In a study involving five countries, which also includes the UK, scientists have found “a clear link” between Covid-19 conspiracy theories and hesitancy around future coronavirus vaccines.
The research, published in the journal Royal Society Open Science, also found that older people and those who are good with numbers are better at spotting fake coronavirus news.
Dr Sander van der Linden, who is director of the Cambridge Social Decision-Making Lab and one of the authors on the study, said: “Certain misinformation claims are consistently seen as reliable by substantial sections of the public.
“We find a clear link between believing coronavirus conspiracies and hesitancy around any future vaccine.
“As well as flagging false claims, governments and technology companies should explore ways to increase digital media literacy in the population.
“Otherwise, developing a working vaccine might not be enough.”
Scientists from the University of Cambridge looked at survey data from 5,000 people across five countries – the UK, the US, Ireland, Mexico and Spain.
The participants were asked to rate the reliability of several statements, including six popular myths about Covid-19.
While a majority of those surveyed judged the misinformation to be unreliable, the researchers said they found certain conspiracy theories to have taken hold in “significant portions of the population”.
As well as flagging false claims, governments and technology companies should explore ways to increase digital media literacy in the population. Otherwise, developing a working vaccine might not be enough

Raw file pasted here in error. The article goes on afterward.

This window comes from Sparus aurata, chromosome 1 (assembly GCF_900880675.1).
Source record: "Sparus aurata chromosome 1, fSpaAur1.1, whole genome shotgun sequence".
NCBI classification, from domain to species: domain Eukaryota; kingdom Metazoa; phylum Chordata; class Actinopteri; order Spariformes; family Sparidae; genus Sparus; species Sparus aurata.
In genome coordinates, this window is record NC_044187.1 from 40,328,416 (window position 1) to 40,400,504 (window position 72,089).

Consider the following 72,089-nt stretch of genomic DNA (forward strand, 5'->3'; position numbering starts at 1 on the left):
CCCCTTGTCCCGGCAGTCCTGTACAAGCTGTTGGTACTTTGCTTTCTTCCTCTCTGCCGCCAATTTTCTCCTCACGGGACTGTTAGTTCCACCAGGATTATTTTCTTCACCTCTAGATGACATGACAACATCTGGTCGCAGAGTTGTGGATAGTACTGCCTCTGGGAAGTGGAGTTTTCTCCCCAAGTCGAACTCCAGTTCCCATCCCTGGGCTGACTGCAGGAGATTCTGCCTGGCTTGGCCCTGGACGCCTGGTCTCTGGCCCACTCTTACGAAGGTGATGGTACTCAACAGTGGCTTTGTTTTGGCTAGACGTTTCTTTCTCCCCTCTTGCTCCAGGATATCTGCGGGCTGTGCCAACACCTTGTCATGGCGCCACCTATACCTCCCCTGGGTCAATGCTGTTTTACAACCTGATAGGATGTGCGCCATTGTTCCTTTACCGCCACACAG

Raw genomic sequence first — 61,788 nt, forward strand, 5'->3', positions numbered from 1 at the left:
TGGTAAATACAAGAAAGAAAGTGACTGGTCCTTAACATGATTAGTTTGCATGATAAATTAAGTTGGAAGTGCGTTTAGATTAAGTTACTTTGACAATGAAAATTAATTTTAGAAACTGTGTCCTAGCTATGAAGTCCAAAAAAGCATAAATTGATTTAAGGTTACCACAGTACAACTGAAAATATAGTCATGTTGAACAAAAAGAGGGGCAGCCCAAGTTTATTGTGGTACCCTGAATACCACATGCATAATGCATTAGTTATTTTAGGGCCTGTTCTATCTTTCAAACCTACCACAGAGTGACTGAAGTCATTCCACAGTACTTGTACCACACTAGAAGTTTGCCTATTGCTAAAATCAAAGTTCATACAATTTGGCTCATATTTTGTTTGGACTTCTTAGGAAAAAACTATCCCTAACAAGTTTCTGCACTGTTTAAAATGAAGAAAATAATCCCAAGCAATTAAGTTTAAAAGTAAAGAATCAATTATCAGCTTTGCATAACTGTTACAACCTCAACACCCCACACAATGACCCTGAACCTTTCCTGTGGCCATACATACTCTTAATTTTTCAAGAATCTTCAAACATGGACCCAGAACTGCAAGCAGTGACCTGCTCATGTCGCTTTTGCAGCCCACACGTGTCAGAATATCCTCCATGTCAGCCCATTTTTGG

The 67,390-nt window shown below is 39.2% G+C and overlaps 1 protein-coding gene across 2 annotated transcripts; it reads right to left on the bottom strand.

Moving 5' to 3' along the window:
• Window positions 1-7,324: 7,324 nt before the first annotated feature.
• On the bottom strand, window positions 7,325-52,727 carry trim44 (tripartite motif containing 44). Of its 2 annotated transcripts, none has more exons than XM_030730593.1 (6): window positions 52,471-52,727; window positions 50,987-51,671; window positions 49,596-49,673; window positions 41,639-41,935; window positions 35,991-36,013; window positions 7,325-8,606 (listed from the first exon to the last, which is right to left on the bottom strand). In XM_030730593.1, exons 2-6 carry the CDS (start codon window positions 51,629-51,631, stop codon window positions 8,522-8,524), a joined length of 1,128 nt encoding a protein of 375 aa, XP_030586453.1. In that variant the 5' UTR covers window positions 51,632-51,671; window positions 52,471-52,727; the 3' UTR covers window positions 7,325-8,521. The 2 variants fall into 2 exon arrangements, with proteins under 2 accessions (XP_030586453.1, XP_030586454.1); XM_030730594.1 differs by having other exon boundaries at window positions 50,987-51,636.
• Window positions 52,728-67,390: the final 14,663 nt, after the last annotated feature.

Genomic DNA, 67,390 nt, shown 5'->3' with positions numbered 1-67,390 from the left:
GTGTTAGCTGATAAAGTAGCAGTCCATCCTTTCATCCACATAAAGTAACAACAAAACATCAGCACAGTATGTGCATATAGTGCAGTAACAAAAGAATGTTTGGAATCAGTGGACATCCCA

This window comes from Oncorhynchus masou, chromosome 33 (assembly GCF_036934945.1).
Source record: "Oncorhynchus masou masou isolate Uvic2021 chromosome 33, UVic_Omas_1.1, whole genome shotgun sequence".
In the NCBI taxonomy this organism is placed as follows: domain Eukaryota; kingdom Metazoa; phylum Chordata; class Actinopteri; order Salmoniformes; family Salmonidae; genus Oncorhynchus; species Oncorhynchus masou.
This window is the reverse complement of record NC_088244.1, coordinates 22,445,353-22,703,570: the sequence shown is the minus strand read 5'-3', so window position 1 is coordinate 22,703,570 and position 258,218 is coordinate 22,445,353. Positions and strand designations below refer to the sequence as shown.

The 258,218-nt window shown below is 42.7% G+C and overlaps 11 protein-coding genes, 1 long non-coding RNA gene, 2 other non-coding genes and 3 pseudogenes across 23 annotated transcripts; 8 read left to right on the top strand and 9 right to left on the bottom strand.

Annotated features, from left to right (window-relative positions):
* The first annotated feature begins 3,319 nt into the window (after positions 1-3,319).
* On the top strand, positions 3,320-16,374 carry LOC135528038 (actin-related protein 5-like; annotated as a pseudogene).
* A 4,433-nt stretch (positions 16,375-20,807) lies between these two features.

The claim that Covid-19 was engineered in a lab in Wuhan, China, was deemed “reliable” by 22-23% of respondents in the UK and US.
This rose to 26% in Ireland, 36% in Mexico and 37% in Spain, the researchers said.
Meanwhile, 13% of those surveyed in the UK thought the pandemic was a part of a plot to enforce global vaccination, along with 22% in Mexico and 18% in Ireland, Spain and the US.
The 5G conspiracy, which claims that some telecommunication towers are worsening Covid-19 symptoms, was found to hold sway over 16% of the participants in both Mexico and Spain, 12% in Ireland, and 8% in both the UK and US.
The researchers also asked the participants about their attitude to a future coronavirus vaccine.
They found that people who rate Covid-19 conspiracy theories as more reliable are much less likely to say they will get vaccinated.
Meanwhile, scoring highly on numeracy tasks was found to be associated with a lower susceptibility to Covid-19 misinformation.
Dr Jon Roozenbeek, lead author and postdoctoral fellow in Cambridge’s Department of Psychology, said: “Numeracy skills are the most significant predictor of resistance to misinformation that we found.
“We all now deal with a deluge of statistics and R number interpretations.
“The fostering of numerical skills for sifting through online information could well be vital for curbing the ‘infodemic’ and promoting good public health behaviour.”